May 15, 2017
From hospitality and manufacturing to agriculture and mining, robots won’t just replace humans; they will also work alongside them.
Robots have been part of popular culture for decades—cleaning house in The Jetsons and helping the rebel forces defeat the empire in the Star Wars films. In the reality of today, robotics applications are transforming manufacturing and non-manufacturing operations through new capabilities that address the challenges of working in changing, uncertain, and uncontrolled environments. They are building cars and planes, harvesting crops, moving heavy pallets of goods inside warehouses to smooth the fulfillment process, and automating tasks that are too dangerous, monotonous, or otherwise unsuited for completion by human workers.
Instead of focusing on removing humans completely from the manufacturing process, some companies are starting to see an opportunity for humans and robots to join forces. Enter cobots (short for collaborative robots). Cobots are inexpensive, lightweight, and easy to program. They also are designed to work alongside humans and can be introduced into an existing manufacturing process without major transformation or expense. When combined with artificial intelligence and drone technologies (arguably a subset of robotics), the sky is literally the limit for robotics applications.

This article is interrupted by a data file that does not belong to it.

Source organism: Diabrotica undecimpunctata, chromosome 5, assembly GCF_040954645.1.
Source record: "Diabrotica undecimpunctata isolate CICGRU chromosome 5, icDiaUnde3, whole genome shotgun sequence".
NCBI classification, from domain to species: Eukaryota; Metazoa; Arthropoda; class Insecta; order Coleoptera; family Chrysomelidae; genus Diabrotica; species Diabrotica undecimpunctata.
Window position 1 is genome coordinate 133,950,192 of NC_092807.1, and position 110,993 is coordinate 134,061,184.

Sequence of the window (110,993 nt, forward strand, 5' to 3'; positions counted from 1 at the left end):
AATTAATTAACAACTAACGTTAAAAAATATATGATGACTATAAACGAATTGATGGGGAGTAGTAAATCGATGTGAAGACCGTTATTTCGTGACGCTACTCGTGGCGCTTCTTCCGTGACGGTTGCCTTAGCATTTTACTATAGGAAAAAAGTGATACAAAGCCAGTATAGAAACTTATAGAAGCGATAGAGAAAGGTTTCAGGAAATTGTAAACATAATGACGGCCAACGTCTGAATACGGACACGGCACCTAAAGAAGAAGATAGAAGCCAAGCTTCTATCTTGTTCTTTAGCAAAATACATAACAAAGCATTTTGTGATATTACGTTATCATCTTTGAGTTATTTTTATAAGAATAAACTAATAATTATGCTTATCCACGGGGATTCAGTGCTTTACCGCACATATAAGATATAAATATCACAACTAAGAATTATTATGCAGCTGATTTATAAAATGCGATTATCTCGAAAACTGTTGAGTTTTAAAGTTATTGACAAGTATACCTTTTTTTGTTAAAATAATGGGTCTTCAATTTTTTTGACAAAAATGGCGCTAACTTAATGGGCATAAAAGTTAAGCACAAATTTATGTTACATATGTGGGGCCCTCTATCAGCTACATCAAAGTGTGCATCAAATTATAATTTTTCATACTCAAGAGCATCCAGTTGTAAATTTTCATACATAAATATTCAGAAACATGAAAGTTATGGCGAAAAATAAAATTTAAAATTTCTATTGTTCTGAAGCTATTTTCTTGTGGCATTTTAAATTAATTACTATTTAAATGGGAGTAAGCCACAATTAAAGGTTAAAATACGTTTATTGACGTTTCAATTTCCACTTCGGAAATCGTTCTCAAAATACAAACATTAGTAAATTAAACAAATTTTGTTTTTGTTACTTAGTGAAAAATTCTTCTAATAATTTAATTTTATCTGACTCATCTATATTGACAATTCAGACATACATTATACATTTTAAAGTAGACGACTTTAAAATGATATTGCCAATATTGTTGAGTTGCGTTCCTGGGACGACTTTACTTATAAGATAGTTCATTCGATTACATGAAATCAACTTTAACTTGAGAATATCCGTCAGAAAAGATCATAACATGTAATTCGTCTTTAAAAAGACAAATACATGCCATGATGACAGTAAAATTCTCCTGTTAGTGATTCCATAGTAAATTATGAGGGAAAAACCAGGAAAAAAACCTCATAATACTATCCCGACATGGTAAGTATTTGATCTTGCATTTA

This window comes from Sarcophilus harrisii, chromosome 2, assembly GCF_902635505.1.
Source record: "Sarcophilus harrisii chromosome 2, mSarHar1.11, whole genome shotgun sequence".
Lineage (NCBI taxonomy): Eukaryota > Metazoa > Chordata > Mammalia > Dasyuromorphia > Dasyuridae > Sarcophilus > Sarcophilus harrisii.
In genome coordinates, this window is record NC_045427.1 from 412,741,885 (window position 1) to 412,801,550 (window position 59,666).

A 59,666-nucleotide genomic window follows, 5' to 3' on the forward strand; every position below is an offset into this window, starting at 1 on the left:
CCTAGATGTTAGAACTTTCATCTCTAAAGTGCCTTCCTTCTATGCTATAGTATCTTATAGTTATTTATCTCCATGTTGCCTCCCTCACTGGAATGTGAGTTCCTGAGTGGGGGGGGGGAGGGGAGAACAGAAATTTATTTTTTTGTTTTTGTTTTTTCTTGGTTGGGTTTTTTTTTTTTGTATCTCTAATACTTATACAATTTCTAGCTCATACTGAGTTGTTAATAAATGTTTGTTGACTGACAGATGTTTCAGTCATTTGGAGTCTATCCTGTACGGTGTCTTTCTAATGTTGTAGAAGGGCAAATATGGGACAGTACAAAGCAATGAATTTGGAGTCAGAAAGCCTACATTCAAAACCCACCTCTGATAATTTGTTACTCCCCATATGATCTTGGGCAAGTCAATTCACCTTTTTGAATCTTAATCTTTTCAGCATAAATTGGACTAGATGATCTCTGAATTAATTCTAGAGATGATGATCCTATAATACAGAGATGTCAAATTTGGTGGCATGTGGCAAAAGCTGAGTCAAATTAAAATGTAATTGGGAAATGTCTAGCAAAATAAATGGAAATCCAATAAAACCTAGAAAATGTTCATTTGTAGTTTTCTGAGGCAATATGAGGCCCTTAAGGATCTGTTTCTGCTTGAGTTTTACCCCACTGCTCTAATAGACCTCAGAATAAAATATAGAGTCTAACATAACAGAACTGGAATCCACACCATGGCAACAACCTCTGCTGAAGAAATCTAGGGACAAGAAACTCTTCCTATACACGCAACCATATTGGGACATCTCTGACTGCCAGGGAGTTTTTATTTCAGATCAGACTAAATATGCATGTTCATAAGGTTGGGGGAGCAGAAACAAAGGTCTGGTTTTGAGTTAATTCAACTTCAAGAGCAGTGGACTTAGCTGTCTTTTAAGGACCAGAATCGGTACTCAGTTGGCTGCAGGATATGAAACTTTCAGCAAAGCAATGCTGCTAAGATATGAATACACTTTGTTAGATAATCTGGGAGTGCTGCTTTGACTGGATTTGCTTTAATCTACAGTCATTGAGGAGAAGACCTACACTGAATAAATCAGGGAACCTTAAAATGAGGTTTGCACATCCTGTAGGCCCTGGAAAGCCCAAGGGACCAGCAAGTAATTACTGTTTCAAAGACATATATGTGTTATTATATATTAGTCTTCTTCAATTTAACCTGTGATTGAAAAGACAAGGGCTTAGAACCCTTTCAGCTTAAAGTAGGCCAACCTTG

The global robotics market is already growing at a healthy clip. Unit sales for 2016 were expected to reach 6.69 million units, and a cumulative average growth rate of 26.5 percent is expected for the next four years, according to research from Technavio. It also forecasts that by the end of 2019, nearly 14 million robotic units will be sold every year. This uptick is echoed in PwC’s Global Digital IQ Survey: Today, 15 percent of the executives surveyed say their companies are investing in robotics; that number likely will double to 31 percent in three years.
Who is investing the most in robotics? Companies headquartered in Asia top the list today, along with airlines, automotive companies, healthcare providers, aerospace and defense firms, engineering and construction companies, and industrial manufacturers. In three years, the list will expand to energy, mining, pharmaceutical, and chemicals companies.